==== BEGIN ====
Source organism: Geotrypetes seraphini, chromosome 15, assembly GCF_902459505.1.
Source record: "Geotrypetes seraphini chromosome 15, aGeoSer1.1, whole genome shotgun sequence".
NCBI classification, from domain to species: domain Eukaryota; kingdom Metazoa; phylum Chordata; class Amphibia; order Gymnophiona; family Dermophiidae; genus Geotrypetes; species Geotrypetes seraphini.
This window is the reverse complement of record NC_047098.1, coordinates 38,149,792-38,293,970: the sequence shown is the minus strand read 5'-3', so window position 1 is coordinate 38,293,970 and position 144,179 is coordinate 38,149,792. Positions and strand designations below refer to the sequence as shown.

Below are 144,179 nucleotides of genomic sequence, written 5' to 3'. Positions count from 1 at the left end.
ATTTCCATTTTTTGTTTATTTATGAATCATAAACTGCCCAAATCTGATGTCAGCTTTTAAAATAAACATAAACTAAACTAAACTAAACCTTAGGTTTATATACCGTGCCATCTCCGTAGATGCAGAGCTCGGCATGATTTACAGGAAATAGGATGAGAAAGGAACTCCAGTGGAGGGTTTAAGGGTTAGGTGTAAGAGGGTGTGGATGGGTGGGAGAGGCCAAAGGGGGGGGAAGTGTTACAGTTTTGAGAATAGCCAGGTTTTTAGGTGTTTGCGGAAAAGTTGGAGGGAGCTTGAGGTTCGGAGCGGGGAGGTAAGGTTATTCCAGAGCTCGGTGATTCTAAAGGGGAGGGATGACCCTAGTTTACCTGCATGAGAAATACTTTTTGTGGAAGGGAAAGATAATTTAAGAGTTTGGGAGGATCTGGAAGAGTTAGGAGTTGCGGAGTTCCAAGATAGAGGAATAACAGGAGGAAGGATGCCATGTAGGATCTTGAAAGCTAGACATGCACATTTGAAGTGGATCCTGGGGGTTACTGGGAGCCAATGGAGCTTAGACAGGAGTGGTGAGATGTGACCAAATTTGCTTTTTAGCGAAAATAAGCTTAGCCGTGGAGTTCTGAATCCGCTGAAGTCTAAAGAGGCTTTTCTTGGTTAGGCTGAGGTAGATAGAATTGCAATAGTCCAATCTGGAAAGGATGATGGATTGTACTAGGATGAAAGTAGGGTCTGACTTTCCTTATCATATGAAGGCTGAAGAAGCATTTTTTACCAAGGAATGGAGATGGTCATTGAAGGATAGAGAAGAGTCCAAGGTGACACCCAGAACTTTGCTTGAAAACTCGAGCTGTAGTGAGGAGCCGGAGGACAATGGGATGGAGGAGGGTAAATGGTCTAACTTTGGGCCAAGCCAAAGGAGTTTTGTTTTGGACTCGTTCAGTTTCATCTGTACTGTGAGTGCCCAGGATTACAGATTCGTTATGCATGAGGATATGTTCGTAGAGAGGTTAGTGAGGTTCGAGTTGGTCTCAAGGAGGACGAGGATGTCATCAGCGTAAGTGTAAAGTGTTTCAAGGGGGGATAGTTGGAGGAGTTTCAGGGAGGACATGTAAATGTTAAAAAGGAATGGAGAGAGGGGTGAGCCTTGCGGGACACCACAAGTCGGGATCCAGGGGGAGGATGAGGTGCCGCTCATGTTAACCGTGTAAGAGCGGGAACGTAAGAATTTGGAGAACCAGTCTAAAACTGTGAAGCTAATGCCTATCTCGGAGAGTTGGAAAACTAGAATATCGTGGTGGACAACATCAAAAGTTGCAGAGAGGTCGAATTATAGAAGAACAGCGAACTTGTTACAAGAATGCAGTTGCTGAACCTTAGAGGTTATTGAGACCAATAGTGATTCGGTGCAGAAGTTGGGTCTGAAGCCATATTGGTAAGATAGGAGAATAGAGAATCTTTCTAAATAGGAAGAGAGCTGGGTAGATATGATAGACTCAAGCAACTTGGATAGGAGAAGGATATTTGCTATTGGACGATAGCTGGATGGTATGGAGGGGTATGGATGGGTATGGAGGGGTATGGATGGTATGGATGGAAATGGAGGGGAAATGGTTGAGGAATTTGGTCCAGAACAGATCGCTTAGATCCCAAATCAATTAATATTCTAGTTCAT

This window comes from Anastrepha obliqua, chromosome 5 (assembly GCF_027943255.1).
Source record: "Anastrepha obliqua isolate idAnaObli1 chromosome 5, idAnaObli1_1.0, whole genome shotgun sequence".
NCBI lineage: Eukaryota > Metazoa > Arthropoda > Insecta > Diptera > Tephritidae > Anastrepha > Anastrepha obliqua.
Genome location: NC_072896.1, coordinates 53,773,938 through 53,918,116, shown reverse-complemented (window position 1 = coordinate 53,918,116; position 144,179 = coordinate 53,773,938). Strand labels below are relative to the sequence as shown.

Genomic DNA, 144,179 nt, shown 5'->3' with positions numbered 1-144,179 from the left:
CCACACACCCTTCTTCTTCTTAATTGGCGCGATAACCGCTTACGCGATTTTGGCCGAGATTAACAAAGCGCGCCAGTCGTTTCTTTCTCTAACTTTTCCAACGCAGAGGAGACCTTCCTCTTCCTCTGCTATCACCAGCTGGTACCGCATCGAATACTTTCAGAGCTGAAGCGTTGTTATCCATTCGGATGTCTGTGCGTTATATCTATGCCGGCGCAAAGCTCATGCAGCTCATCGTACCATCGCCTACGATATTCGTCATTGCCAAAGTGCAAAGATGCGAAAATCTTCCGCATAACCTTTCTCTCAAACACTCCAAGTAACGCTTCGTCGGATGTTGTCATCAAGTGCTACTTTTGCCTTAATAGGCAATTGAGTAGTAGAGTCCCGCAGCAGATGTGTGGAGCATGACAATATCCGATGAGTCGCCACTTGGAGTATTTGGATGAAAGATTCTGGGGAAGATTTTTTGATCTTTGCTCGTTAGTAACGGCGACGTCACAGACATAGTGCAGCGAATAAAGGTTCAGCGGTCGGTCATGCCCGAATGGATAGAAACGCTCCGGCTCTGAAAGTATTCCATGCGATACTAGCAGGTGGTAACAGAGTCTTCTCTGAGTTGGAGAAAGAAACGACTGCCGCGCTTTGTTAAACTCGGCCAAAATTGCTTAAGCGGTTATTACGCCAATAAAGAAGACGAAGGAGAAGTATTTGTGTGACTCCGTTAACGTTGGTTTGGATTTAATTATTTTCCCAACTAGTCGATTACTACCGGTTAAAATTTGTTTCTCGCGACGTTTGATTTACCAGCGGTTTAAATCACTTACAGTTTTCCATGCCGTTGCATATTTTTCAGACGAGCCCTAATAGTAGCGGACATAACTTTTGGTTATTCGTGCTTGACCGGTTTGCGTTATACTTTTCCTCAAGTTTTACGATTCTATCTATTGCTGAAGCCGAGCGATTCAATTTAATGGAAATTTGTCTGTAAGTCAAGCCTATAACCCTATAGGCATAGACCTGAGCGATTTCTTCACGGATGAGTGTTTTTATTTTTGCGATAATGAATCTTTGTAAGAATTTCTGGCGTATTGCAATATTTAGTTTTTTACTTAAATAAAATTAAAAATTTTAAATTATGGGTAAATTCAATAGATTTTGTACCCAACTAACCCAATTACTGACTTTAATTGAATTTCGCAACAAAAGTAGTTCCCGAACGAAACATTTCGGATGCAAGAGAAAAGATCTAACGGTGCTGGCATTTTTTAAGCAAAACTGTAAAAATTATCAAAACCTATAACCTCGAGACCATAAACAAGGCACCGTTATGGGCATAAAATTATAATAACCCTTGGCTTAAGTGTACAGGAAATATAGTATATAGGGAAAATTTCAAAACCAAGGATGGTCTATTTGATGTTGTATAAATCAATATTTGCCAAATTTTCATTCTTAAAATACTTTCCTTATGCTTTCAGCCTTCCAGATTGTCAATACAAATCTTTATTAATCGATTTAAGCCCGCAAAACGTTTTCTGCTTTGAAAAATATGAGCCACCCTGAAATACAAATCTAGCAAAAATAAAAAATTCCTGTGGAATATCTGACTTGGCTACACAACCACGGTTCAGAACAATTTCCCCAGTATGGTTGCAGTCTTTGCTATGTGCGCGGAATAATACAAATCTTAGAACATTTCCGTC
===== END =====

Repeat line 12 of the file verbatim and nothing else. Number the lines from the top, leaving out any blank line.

CCACACACCCTTCTTCTTCTTAATTGGCGCGATAACCGCTTACGCGATTTTGGCCGAGATTAACAAAGCGCGCCAGTCGTTTCTTTCTCTAACTTTTCCAACGCAGAGGAGACCTTCCTCTTCCTCTGCTATCACCAGCTGGTACCGCATCGAATACTTTCAGAGCTGAAGCGTTGTTATCCATTCGGATGTCTGTGCGTTATATCTATGCCGGCGCAAAGCTCATGCAGCTCATCGTACCATCGCCTACGATATTCGTCATTGCCAAAGTGCAAAGATGCGAAAATCTTCCGCATAACCTTTCTCTCAAACACTCCAAGTAACGCTTCGTCGGATGTTGTCATCAAGTGCTACTTTTGCCTTAATAGGCAATTGAGTAGTAGAGTCCCGCAGCAGATGTGTGGAGCATGACAATATCCGATGAGTCGCCACTTGGAGTATTTGGATGAAAGATTCTGGGGAAGATTTTTTGATCTTTGCTCGTTAGTAACGGCGACGTCACAGACATAGTGCAGCGAATAAAGGTTCAGCGGTCGGTCATGCCCGAATGGATAGAAACGCTCCGGCTCTGAAAGTATTCCATGCGATACTAGCAGGTGGTAACAGAGTCTTCTCTGAGTTGGAGAAAGAAACGACTGCCGCGCTTTGTTAAACTCGGCCAAAATTGCTTAAGCGGTTATTACGCCAATAAAGAAGACGAAGGAGAAGTATTTGTGTGACTCCGTTAACGTTGGTTTGGATTTAATTATTTTCCCAACTAGTCGATTACTACCGGTTAAAATTTGTTTCTCGCGACGTTTGATTTACCAGCGGTTTAAATCACTTACAGTTTTCCATGCCGTTGCATATTTTTCAGACGAGCCCTAATAGTAGCGGACATAACTTTTGGTTATTCGTGCTTGACCGGTTTGCGTTATACTTTTCCTCAAGTTTTACGATTCTATCTATTGCTGAAGCCGAGCGATTCAATTTAATGGAAATTTGTCTGTAAGTCAAGCCTATAACCCTATAGGCATAGACCTGAGCGATTTCTTCACGGATGAGTGTTTTTATTTTTGCGATAATGAATCTTTGTAAGAATTTCTGGCGTATTGCAATATTTAGTTTTTTACTTAAATAAAATTAAAAATTTTAAATTATGGGTAAATTCAATAGATTTTGTACCCAACTAACCCAATTACTGACTTTAATTGAATTTCGCAACAAAAGTAGTTCCCGAACGAAACATTTCGGATGCAAGAGAAAAGATCTAACGGTGCTGGCATTTTTTAAGCAAAACTGTAAAAATTATCAAAACCTATAACCTCGAGACCATAAACAAGGCACCGTTATGGGCATAAAATTATAATAACCCTTGGCTTAAGTGTACAGGAAATATAGTATATAGGGAAAATTTCAAAACCAAGGATGGTCTATTTGATGTTGTATAAATCAATATTTGCCAAATTTTCATTCTTAAAATACTTTCCTTATGCTTTCAGCCTTCCAGATTGTCAATACAAATCTTTATTAATCGATTTAAGCCCGCAAAACGTTTTCTGCTTTGAAAAATATGAGCCACCCTGAAATACAAATCTAGCAAAAATAAAAAATTCCTGTGGAATATCTGACTTGGCTACACAACCACGGTTCAGAACAATTTCCCCAGTATGGTTGCAGTCTTTGCTATGTGCGCGGAATAATACAAATCTTAGAACATTTCCGTC